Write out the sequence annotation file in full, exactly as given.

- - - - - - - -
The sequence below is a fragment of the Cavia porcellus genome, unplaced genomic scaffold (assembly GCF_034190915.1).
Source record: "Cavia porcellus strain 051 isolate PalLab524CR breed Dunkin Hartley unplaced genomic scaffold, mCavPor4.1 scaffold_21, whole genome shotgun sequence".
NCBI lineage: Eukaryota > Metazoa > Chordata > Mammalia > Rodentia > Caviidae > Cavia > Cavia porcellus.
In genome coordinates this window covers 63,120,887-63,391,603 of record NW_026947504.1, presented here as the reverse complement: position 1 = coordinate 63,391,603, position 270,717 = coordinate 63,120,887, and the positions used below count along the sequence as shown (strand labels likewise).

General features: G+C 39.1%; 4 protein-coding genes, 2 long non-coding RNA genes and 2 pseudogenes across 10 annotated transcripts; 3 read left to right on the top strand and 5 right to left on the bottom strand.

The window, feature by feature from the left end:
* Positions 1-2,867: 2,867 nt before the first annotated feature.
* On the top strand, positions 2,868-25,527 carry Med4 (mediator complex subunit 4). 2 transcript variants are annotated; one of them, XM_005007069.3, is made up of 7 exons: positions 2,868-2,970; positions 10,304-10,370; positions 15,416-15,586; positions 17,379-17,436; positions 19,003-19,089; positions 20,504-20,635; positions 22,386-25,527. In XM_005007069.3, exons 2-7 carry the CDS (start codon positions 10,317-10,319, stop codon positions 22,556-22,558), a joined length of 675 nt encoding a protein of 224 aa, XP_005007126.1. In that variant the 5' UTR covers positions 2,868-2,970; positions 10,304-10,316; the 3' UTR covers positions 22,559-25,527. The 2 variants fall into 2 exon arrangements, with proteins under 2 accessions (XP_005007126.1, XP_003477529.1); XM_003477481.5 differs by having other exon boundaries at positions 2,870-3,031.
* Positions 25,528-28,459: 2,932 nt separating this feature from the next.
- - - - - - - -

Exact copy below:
The sequence below is a fragment of the Cavia porcellus genome, unplaced genomic scaffold (assembly GCF_034190915.1).
Source record: "Cavia porcellus strain 051 isolate PalLab524CR breed Dunkin Hartley unplaced genomic scaffold, mCavPor4.1 scaffold_21, whole genome shotgun sequence".
NCBI lineage: Eukaryota > Metazoa > Chordata > Mammalia > Rodentia > Caviidae > Cavia > Cavia porcellus.
In genome coordinates this window covers 63,120,887-63,391,603 of record NW_026947504.1, presented here as the reverse complement: position 1 = coordinate 63,391,603, position 270,717 = coordinate 63,120,887, and the positions used below count along the sequence as shown (strand labels likewise).

General features: G+C 39.1%; 4 protein-coding genes, 2 long non-coding RNA genes and 2 pseudogenes across 10 annotated transcripts; 3 read left to right on the top strand and 5 right to left on the bottom strand.

The window, feature by feature from the left end:
* Positions 1-2,867: 2,867 nt before the first annotated feature.
* On the top strand, positions 2,868-25,527 carry Med4 (mediator complex subunit 4). 2 transcript variants are annotated; one of them, XM_005007069.3, is made up of 7 exons: positions 2,868-2,970; positions 10,304-10,370; positions 15,416-15,586; positions 17,379-17,436; positions 19,003-19,089; positions 20,504-20,635; positions 22,386-25,527. In XM_005007069.3, exons 2-7 carry the CDS (start codon positions 10,317-10,319, stop codon positions 22,556-22,558), a joined length of 675 nt encoding a protein of 224 aa, XP_005007126.1. In that variant the 5' UTR covers positions 2,868-2,970; positions 10,304-10,316; the 3' UTR covers positions 22,559-25,527. The 2 variants fall into 2 exon arrangements, with proteins under 2 accessions (XP_005007126.1, XP_003477529.1); XM_003477481.5 differs by having other exon boundaries at positions 2,870-3,031.
* Positions 25,528-28,459: 2,932 nt separating this feature from the next.